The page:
On to Raphael's Masterpieces in the Vatican
Not surprisingly, considering his papal connections, you'll find many of Raphael's paintings in the Vatican Museums
. (Always book your tickets in advance to avoid the long waiting lines!)
He was just 24 years old when he joined a team of painters from all over Italy to decorate the new papal apartments, the "Stanze." His first attempts in what was later called the Stanza della Segnatura pleased the Pope so much that he decided to entrust Raphael with decorating the entire apartment from 1509 onward.
Raphael outdid himself, painting the Disputa, the School of Athens, and the Parnassus in the Stanza della Segnatura. Also notable is the Stanza di Eliodoro, with scenes from the biblical story of Heliodorus - the dramatic Expulsion of Heliodorus from the Temple; the harmonious Mass at Bolsena, the action-filled Meeting of Leo the Great with Attila and the study of light in the Deliverance of Saint Peter.
His frescoes in the Loggia di Raffaello are extraordinary. Let us know which is your favorite. Note that the Vatican Gallery, which is part of the Vatican Museums tour, houses the Transfiguration, a signature work and also the last he painted before his death.
Raphael's Contributions to Roman Architecture
Raphael's training as an architect contributed, no doubt, to the symmetry, form, and most every aspect of his paintings. Although the Vatican kept him busy painting, he did get to practice architecture in and around Rome -- a walk in the heart of the Baroque center of the city will take you to some of his achievements. At the Chigi Chapel in Santa Maria del Popolo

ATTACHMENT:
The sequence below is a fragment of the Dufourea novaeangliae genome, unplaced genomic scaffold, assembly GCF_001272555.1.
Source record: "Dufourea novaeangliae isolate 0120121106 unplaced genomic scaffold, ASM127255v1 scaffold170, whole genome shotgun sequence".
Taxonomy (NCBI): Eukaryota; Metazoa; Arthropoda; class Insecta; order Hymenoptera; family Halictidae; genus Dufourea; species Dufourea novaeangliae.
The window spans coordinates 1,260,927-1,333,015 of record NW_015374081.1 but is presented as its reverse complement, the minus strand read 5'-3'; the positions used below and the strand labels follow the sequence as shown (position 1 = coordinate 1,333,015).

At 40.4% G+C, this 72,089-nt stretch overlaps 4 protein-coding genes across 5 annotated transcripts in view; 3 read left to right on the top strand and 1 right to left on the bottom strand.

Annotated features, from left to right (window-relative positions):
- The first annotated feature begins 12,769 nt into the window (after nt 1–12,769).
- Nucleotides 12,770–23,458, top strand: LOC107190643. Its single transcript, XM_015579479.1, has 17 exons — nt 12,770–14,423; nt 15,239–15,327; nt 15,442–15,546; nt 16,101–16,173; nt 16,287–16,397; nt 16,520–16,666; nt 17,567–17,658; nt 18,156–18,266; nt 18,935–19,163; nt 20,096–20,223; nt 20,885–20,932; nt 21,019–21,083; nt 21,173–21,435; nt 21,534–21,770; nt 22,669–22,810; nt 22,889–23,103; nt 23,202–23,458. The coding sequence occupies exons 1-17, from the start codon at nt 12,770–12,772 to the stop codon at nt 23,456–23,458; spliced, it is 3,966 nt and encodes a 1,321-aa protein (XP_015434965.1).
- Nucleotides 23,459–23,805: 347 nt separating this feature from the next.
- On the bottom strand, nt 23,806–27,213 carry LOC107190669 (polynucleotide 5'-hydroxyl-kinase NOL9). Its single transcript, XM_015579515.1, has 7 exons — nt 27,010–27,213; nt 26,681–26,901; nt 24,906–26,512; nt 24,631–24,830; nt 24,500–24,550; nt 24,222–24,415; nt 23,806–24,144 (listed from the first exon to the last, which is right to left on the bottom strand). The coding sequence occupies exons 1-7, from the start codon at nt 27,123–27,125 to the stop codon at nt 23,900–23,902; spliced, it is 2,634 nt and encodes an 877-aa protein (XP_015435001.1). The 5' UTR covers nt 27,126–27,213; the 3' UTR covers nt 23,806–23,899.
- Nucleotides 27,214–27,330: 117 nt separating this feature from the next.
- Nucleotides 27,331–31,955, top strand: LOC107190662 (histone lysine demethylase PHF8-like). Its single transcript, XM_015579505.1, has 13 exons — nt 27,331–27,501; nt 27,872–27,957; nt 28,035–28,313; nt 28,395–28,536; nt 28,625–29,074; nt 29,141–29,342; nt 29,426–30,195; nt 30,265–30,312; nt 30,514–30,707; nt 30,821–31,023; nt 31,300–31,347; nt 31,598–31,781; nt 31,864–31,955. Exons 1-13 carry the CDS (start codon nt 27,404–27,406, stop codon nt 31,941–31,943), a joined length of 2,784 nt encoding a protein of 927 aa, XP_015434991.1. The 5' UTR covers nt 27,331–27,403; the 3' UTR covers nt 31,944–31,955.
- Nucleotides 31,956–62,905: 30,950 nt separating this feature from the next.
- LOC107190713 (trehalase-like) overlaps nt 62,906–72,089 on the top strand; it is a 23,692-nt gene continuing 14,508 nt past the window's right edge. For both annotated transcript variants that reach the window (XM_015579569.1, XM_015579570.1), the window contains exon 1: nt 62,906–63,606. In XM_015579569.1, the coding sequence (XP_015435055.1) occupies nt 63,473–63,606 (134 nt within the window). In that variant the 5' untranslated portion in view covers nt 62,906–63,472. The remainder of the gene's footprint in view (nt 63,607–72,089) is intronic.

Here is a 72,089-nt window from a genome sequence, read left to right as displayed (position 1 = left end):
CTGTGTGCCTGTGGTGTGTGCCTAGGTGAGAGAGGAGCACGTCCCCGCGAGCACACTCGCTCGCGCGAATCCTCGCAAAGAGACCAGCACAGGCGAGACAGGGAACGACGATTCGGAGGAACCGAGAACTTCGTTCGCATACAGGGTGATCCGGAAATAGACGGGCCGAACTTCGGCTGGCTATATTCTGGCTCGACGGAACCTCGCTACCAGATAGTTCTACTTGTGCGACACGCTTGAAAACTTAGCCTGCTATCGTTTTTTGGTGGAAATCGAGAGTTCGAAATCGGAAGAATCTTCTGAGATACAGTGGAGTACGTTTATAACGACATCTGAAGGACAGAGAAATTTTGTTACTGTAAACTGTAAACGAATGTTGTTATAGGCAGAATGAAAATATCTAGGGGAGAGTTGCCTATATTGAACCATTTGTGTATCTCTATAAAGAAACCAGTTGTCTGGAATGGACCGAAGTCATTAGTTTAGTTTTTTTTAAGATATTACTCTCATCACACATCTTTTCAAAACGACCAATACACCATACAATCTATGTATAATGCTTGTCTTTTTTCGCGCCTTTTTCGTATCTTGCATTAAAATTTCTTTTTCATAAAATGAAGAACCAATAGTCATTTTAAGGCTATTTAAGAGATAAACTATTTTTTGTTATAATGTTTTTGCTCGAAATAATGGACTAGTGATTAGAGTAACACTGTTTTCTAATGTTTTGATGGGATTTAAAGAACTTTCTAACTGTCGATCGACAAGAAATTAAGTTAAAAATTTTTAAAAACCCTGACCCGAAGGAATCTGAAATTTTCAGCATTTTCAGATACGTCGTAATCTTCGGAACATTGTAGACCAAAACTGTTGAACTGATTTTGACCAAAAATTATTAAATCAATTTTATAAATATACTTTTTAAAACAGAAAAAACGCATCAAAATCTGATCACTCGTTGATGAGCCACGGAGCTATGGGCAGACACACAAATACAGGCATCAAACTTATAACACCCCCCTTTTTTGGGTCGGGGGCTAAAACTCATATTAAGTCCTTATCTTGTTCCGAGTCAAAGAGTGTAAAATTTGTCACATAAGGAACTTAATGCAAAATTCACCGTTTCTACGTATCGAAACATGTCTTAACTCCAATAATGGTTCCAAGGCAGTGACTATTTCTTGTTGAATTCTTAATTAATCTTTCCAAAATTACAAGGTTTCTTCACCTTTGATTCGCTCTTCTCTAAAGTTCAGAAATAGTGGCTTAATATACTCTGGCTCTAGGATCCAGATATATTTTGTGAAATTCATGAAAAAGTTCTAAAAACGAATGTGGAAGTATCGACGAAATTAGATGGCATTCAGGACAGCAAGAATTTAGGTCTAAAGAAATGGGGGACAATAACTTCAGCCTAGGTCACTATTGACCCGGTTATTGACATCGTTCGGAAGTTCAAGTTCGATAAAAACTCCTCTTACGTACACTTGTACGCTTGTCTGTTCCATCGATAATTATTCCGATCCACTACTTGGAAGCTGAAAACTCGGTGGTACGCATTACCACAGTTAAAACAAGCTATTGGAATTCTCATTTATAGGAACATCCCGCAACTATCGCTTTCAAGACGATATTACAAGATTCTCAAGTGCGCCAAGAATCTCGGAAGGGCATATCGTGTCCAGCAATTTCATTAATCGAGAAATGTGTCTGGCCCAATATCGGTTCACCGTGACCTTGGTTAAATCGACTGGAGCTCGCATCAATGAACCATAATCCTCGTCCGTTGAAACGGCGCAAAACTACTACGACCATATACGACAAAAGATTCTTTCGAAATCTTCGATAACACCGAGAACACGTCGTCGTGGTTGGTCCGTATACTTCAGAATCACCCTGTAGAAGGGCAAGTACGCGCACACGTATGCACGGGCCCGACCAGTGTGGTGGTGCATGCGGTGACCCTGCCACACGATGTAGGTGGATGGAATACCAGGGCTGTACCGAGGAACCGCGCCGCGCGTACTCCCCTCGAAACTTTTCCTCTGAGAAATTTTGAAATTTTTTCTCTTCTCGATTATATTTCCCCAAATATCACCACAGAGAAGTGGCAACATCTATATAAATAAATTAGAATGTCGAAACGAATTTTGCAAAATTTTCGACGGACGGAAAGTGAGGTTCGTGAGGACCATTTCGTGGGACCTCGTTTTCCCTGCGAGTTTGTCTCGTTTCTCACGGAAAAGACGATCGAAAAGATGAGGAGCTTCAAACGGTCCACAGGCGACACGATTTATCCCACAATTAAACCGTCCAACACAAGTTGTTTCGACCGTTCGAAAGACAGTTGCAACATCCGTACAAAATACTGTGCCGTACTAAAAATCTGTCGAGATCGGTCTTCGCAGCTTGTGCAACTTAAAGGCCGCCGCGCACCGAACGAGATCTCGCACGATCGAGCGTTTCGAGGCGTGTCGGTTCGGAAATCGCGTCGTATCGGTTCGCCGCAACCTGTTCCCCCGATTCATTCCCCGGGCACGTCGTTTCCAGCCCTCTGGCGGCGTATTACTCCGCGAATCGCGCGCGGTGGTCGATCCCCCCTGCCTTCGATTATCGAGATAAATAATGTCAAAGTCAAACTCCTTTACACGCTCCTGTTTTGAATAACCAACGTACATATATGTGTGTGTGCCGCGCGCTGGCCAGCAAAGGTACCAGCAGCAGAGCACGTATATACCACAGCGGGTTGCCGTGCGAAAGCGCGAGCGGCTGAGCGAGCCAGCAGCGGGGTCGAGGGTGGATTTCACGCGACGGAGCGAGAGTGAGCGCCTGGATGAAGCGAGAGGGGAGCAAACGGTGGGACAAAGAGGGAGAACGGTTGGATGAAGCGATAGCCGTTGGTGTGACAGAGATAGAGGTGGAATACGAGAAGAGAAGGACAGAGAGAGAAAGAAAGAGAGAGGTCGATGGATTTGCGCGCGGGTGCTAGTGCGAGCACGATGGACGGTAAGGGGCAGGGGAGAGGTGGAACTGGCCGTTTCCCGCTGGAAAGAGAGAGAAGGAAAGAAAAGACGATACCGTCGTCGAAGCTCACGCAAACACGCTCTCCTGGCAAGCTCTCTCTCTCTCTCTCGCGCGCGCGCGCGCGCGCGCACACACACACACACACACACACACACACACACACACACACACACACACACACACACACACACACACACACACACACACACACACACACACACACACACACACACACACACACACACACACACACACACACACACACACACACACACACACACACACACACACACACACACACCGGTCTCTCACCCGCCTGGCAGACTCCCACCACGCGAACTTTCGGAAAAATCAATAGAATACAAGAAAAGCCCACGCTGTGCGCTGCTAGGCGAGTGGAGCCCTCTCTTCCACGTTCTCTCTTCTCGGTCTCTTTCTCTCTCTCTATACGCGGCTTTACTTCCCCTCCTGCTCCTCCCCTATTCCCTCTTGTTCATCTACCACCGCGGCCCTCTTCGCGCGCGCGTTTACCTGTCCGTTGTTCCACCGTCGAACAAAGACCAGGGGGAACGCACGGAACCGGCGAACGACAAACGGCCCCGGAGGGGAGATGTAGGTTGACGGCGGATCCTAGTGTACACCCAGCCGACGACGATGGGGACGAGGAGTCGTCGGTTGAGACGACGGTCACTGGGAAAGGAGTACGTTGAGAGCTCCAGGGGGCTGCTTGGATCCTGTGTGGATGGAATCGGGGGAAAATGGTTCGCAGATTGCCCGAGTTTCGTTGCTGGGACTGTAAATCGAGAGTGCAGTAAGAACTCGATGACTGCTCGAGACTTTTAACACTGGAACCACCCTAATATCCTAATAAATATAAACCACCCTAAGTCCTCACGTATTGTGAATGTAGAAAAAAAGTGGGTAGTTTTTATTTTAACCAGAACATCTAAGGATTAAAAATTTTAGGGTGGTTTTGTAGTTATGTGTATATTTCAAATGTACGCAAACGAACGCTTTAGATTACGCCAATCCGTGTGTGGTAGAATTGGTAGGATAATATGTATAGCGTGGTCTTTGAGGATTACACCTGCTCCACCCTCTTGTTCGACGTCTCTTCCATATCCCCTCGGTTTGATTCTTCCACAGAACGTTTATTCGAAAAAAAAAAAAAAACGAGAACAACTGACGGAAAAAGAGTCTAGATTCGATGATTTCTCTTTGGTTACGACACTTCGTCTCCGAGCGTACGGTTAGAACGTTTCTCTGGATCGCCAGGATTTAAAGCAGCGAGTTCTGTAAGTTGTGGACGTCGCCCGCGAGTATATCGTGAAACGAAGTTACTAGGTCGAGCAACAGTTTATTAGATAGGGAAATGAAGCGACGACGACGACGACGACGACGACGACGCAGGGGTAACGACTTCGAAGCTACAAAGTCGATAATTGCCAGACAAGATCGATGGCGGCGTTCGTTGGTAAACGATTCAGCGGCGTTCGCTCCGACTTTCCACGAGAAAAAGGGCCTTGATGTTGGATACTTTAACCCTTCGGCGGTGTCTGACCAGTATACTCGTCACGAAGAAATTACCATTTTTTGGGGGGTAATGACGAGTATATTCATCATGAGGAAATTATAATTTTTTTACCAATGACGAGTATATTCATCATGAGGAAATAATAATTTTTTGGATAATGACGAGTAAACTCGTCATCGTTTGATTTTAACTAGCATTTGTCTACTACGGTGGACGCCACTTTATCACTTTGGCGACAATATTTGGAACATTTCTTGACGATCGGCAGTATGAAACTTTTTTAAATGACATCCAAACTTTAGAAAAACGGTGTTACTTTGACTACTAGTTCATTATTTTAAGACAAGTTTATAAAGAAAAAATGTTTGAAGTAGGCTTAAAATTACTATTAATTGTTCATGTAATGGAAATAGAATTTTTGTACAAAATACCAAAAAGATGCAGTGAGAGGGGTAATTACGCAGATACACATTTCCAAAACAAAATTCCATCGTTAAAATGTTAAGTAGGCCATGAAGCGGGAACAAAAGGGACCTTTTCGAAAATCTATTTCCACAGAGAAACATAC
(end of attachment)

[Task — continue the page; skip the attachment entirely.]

, Raphael was in charge of designing the structure, the mosaics of the dome, and the sculptures.
The latter were executed by Lorenzetto and completed, years later, by Bernini. In the Church of Sant'Agostino
, you'll find the splendid Prophet Isaiah, a fresco full of references to the work of Michelangelo with whom he had a strained relationship. Also notable is the fresco of Sibyls and Angels in the church, Santa Maria Della Pace
, a few steps from Piazza Navona. As an architect, Raphael accepted a position as Superintendent of Works in the Vatican Basilica, after having built the charming small church of Sant'Eligio degli Orefici. Another project, hailed throughout the sixteenth century, was the unfinished Villa Madama
on the slopes of Monte Mario that Raphael began in 1518 on behalf of Leo X and Cardinal Giulio de' Medici. Complete your itinerary in the footsteps of Raphael in Rome by visiting his grave, in the Pantheon.